Northern Ontario The cancellation of the Northlander between Toronto, North Bay and Cochran in 2012, the infrequency and unreliability of VIA’s Canadian across northwestern Ontario, declining intercity bus service, and the recent suspension of the Sault-Hearst train underscore the substantial decline in public transportation options for northern Ontario. In 2017, TAO will continue to work closely with the Northeastern Ontario Rail Network based in North Bay, and the Coalition for Algoma Passenger Trains based in the Sault to bring back and enhance rail/bus and transit services for Ontario’s north.
Eastern Ontario VIA Rail has proposed building a new exclusive passenger railway from Toronto to Smith Falls through Peterborough and Havelock as part of its High Frequency Rail plan. VIA is proposing frequent rail service between Toronto, Ottawa and Montreal on this route using non-stop trains. TAO is opposed to this plan as costly and unnecessary. VIA has already paid close to half a billion dollars for added track on CN’s Lakeshore route Toronto-Kingston-Brockville-Montreal to help reduce conflicts between passenger and freight trains on this route. Perhaps in anticipation of blow back from cities such as Belleville and Kingston, VIA recently proposed adding almost hourly train service to the Lakeshore route in addition to the new dedicated track proposal. TAO’s position is to support frequent high performance passenger rail along the Lakeshore route by investing scarce capital funds on continuing to upgrade the Lakeshore line with the aim of having both frequent express trains Toronto-Ottawa-Montreal connecting with stopping trains serving cities in eastern Ontario.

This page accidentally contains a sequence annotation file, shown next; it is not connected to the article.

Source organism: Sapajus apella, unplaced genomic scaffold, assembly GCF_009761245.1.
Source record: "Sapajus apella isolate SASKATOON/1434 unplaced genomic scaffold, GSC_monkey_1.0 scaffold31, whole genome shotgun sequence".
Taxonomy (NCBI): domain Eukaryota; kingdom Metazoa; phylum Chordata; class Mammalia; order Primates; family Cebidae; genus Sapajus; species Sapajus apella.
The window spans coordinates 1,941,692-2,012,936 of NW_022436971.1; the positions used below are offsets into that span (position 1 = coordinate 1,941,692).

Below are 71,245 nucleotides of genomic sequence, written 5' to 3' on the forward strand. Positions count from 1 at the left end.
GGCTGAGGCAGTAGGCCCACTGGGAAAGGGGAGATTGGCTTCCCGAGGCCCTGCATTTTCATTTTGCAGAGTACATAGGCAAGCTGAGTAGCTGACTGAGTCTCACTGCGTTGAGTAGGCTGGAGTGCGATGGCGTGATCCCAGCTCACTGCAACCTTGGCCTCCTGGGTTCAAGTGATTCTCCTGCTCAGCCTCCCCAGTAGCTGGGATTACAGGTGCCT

Ongoing projects As part of the Move the GTHA collaborative, TAO will continue to push for new dedicated revenue sources for transporation investment. If implemented properly, these can provide funding needed for public transport improvements all across Ontario. There continues to be a need for federal legislation definiing the rights and obligations of passenger rail in Canada, especially if operating on track owned by the freight railways. We have been inputting into a Private Members Bill on this topic to be introduced in 2017.
Longer term TAO supports rail investments to upgrade international connections to the U.S. from Ontario. Both New York and Michigan are investing to implement high performance rail, in New York between Niagara Falls and New York City, and in Michigan between Detroit and Chicago. TAO supports passenger rail connections between Ontario and the U.S. at Niagara Falls and at Windsor.
Highlighted above are several big issues for TAO in 2017. Others will surely arise. We look forward to your support through membership and donations that will help us carry forward these and other activities to achieve sustainable integrated public transportation for Ontario.
Tony Turrittin, President, January 3, 2017